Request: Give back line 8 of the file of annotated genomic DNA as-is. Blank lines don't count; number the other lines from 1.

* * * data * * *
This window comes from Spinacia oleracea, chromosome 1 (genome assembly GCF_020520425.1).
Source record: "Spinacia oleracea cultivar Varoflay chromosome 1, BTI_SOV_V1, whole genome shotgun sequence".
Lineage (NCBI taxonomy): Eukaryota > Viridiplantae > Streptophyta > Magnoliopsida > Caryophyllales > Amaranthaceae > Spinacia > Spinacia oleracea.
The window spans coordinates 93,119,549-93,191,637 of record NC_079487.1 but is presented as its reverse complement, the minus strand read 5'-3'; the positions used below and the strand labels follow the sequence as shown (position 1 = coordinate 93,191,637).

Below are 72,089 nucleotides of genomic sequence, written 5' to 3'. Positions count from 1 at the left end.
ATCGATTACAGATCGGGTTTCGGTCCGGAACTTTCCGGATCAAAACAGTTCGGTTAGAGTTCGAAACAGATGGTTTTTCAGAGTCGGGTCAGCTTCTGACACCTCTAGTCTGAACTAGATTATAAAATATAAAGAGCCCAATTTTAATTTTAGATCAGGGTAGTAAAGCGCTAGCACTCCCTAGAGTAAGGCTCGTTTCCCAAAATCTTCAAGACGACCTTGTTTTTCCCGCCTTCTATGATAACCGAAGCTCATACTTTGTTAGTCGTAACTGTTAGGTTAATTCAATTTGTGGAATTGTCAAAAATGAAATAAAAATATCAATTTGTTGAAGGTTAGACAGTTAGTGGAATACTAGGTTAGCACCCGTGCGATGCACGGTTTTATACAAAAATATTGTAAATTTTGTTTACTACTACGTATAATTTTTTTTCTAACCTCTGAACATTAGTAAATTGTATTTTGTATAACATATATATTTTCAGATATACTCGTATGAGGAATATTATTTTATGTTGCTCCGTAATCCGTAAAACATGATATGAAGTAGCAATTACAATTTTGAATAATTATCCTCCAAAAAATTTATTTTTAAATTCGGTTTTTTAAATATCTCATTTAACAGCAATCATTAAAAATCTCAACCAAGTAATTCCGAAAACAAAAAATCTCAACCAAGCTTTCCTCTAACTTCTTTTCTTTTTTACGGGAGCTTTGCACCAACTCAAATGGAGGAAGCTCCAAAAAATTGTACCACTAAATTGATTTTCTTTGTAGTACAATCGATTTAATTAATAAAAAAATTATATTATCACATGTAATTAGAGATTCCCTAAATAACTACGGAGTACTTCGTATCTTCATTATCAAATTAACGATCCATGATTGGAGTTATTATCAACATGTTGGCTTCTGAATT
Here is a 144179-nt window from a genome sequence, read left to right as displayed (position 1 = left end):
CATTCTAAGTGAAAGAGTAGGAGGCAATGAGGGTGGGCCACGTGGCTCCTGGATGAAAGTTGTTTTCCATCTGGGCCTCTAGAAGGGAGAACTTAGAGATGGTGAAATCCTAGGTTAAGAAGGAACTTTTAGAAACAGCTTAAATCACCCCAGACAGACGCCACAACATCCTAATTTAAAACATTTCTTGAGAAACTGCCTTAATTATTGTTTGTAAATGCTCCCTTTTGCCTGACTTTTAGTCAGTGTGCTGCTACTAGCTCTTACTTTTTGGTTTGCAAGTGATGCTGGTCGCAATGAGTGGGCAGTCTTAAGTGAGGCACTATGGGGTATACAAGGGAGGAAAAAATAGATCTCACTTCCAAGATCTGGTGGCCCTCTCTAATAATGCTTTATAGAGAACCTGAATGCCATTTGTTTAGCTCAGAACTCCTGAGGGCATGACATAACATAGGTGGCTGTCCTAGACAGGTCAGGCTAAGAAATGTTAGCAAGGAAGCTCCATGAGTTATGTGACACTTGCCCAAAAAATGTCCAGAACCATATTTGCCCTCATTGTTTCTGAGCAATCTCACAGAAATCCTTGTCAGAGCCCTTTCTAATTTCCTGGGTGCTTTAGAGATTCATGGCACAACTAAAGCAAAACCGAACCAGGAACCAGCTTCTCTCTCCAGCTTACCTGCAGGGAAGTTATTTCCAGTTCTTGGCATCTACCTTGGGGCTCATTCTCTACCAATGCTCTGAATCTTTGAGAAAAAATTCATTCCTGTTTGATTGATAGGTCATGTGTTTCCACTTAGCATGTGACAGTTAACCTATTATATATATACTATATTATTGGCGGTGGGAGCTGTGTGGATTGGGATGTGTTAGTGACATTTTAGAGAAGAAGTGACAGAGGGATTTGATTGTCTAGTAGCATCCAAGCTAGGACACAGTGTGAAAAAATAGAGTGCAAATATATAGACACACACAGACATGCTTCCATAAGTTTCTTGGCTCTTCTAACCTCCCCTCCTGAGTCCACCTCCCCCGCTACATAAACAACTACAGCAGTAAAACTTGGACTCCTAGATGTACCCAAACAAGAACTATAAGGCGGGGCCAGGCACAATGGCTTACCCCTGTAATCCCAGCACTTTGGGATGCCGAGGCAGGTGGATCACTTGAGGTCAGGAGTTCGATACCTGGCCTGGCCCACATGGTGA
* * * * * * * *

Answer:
CATTCTAAGTGAAAGAGTAGGAGGCAATGAGGGTGGGCCACGTGGCTCCTGGATGAAAGTTGTTTTCCATCTGGGCCTCTAGAAGGGAGAACTTAGAGATGGTGAAATCCTAGGTTAAGAAGGAACTTTTAGAAACAGCTTAAATCACCCCAGACAGACGCCACAACATCCTAATTTAAAACATTTCTTGAGAAACTGCCTTAATTATTGTTTGTAAATGCTCCCTTTTGCCTGACTTTTAGTCAGTGTGCTGCTACTAGCTCTTACTTTTTGGTTTGCAAGTGATGCTGGTCGCAATGAGTGGGCAGTCTTAAGTGAGGCACTATGGGGTATACAAGGGAGGAAAAAATAGATCTCACTTCCAAGATCTGGTGGCCCTCTCTAATAATGCTTTATAGAGAACCTGAATGCCATTTGTTTAGCTCAGAACTCCTGAGGGCATGACATAACATAGGTGGCTGTCCTAGACAGGTCAGGCTAAGAAATGTTAGCAAGGAAGCTCCATGAGTTATGTGACACTTGCCCAAAAAATGTCCAGAACCATATTTGCCCTCATTGTTTCTGAGCAATCTCACAGAAATCCTTGTCAGAGCCCTTTCTAATTTCCTGGGTGCTTTAGAGATTCATGGCACAACTAAAGCAAAACCGAACCAGGAACCAGCTTCTCTCTCCAGCTTACCTGCAGGGAAGTTATTTCCAGTTCTTGGCATCTACCTTGGGGCTCATTCTCTACCAATGCTCTGAATCTTTGAGAAAAAATTCATTCCTGTTTGATTGATAGGTCATGTGTTTCCACTTAGCATGTGACAGTTAACCTATTATATATATACTATATTATTGGCGGTGGGAGCTGTGTGGATTGGGATGTGTTAGTGACATTTTAGAGAAGAAGTGACAGAGGGATTTGATTGTCTAGTAGCATCCAAGCTAGGACACAGTGTGAAAAAATAGAGTGCAAATATATAGACACACACAGACATGCTTCCATAAGTTTCTTGGCTCTTCTAACCTCCCCTCCTGAGTCCACCTCCCCCGCTACATAAACAACTACAGCAGTAAAACTTGGACTCCTAGATGTACCCAAACAAGAACTATAAGGCGGGGCCAGGCACAATGGCTTACCCCTGTAATCCCAGCACTTTGGGATGCCGAGGCAGGTGGATCACTTGAGGTCAGGAGTTCGATACCTGGCCTGGCCCACATGGTGA